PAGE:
Total nitrogen content in the fresh matter ranged over all years and all products between 0.2 and 0.6%. DG Pig and Cattle slurry had on average the lowest N contents in the fresh matter and DG Mix solid and DG Renew had the highest (Table 2). The nitrogen content in the dry matter ranged on a much wider scale from 1.9 to 11.3%. The digestate from pig slurry substrate and the liquid fraction of the separated digestate showed both the absolute highest nitrogen contents in the dry matter and the widest range of measured nitrogen contents.

The P content in the fresh matter was on average the highest in the solid fraction of the separated digestate, whereas the P content in the dry matter was the highest in DG Pig. In the separated digestates, phosphorus was mostly found in the fresh matter of the solid fraction, with contents up to 3.6 times higher than that in the liquid phase. Nitrogen on average was also higher in the solid phase, but with far lesser and, in some years, no difference between the separated fractions. This is in accordance with the experiences of other authors who also found that phosphorus mainly accumulates in the solid fraction where it is bound to ions and precipitates in salt form [38], while nitrogen is usually partitioned equally between solid and liquid [39, 40].

The pH values of the digestates were higher than 7 in all cases and in DG Mix solid even higher than 9 (Table 2). There was a significant difference between pH values of the separated fractions with the solid fraction having higher pH at all analyzing dates. This confirms the finding of other studies, in which separation also lead to solid fractions with higher pH than the liquid fraction [4, 9]. Digestion also leads to a significant raise of pH from the Cattle slurry to the related digestate DG Cattle on all dates. It is known that a raise in pH promotes the formation of dissociated phosphate ions, which then precipitate as insoluble Ca and Mg phosphates [5, 13]. The same mechanism is used to recover phosphorus and nitrogen from wastewater and liquid digestates via enforced struvite (MgNH4PO46H2O) formation [4143]. The high pH of the digestates also increases the risk for NH3 volatilisation after digestion either during storage or after field application [44]. A higher soil pH also reduces plant availability of the four potentially toxic elements included in this study (Cd, Pb, Cu, and Zn) [4548]. It is, however, debatable whether the application of digestates could influence the soil pH significantly, since the applicable amounts are usually restricted by nitrogen content.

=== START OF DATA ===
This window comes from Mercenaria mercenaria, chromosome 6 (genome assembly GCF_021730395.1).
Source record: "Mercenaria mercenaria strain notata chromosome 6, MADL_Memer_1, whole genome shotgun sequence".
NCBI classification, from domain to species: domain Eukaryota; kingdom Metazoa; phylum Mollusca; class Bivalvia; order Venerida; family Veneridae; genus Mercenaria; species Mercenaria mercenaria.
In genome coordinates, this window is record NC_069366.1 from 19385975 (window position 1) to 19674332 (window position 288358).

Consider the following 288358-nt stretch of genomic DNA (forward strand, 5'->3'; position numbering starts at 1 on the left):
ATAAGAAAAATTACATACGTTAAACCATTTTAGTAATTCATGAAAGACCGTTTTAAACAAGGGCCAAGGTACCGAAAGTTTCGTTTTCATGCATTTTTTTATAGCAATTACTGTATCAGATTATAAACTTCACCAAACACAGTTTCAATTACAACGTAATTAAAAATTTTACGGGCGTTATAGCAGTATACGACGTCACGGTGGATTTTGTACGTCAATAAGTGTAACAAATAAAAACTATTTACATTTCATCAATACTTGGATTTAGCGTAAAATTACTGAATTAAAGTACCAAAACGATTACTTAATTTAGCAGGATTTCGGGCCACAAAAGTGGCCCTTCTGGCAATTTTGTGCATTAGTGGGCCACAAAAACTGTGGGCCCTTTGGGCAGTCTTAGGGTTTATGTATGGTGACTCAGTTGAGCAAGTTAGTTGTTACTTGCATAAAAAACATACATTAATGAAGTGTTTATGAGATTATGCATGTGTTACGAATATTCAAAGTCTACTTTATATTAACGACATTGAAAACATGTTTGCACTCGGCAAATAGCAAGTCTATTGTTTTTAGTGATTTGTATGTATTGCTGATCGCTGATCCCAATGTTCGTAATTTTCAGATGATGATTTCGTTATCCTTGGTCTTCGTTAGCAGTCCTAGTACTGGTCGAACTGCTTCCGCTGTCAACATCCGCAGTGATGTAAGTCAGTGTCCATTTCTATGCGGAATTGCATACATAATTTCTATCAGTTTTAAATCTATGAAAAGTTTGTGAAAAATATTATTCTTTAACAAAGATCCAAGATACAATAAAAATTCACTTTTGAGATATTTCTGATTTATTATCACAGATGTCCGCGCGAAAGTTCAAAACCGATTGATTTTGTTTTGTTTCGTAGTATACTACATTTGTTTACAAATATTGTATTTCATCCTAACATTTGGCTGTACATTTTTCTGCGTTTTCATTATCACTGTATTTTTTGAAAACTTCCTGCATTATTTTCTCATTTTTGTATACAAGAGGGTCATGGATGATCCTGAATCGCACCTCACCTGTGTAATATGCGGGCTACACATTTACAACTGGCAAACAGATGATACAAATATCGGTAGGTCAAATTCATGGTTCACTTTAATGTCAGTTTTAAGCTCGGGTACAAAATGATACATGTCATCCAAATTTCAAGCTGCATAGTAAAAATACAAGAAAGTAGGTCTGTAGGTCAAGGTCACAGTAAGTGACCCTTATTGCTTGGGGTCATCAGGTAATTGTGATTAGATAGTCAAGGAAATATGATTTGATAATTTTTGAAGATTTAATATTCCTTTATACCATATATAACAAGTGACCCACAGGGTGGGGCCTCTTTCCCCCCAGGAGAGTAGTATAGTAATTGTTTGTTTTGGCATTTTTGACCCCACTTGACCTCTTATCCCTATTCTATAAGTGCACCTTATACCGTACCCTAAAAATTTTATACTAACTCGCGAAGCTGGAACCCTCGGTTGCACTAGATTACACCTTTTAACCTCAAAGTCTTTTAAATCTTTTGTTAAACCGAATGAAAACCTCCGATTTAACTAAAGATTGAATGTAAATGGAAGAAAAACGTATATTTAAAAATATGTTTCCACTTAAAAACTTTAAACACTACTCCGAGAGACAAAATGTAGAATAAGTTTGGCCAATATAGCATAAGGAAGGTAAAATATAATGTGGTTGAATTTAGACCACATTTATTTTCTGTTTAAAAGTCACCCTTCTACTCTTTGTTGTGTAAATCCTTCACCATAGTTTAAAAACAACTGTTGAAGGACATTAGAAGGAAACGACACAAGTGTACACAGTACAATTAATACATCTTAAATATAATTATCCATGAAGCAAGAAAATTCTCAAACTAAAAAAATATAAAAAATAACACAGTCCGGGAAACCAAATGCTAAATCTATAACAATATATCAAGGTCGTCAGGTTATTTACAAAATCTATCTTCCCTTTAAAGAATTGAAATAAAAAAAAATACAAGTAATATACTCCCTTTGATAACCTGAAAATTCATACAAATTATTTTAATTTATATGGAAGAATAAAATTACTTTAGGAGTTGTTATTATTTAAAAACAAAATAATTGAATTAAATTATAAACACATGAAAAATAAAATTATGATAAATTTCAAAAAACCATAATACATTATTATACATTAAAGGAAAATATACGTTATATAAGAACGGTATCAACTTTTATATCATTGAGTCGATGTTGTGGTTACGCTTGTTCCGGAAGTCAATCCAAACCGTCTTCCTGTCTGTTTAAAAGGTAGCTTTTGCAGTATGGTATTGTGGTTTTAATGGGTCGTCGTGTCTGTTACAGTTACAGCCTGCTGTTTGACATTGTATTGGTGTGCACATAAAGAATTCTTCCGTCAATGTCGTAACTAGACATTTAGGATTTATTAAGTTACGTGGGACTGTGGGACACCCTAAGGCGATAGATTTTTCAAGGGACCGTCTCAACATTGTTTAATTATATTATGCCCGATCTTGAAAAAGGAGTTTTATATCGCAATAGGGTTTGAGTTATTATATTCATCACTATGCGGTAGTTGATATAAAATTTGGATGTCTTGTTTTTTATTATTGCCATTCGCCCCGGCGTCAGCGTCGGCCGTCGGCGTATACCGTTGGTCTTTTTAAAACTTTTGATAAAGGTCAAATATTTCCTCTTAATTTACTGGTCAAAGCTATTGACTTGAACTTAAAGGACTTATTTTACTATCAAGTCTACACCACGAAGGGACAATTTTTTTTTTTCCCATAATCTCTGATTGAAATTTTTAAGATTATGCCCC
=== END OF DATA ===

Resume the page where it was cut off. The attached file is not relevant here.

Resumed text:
The N : P ratio of the digestates was on average between 4.9 : 1 and 7.5 : 1 (Figure 1).The means of the N : P ratio showed no significant differences between the analyzed products (Scheffés test, ), but the range of the ratio was especially large for DG Pig. The minimal N : P ratio of this digestate was 2.4 : 1 and the maximum ratio was 24, 1 : 1. The minimal N : P ratio of the DG Mix solid was even lower with 2.2 : 1.

While the other digestates and also the Cattle slurry meet the abovementioned crop requirements (between 3 : 1 and 15 : 1) in most cases, the solid fraction after separation and the digestate obtained from pig slurry apparently need special attention with regard to the nitrogen-phosphorus relation. If products like these are applied on a nitrogen-based calculation, phosphorus will either be applied in far too high or too low amounts. Mean values do also not serve as a calculation basis, as can be seen from the wide range of N : P ratios over the years. Instead, continuous measurements are required, which precede each application. Contents of cadmium, lead, zinc, and copper in the digestates are given in Figure 2. The European Union has adopted new regulations for fertilizers produced from phosphate minerals and from organic materials in 2019. According to these, organic fertilizers may not contain more than 1.5 mg kg−1 DM cadmium and 120 mg kg−1 DM lead [49]. These limits were not exceeded by any of the digestates or the Cattle slurry on any date. For zinc and copper, there are currently no limits set by the European Union with regard to organic fertilizers from agricultural background. Limits on EU level exist only for sewage sludge and are set to 1000–1750 mg kg−1 DM for Cu and to 2500–4000 mg kg−1 DM for Zn [50]. These limits were not exceeded by either element. German legislation requires that contents of Zn and Cu must be declared if they exceed 0.1% and 0.05%, respectively [51]. Zn remained under this threshold on all dates, but Cu contents exceeded these limits in some cases. However, contrary to the expectations derived from literature, maximum Cu contents were observed in the Cattle slurry, with the maximum content of Cu in DG Pig being only half as high. While the lower content in the DG Pig can be explained by the cofermentation of the pig slurry with plant material, which leads to a dilution, the origin of the high contents of copper and lead in the Cattle slurry on some dates remain so far unexplained and need further investigation.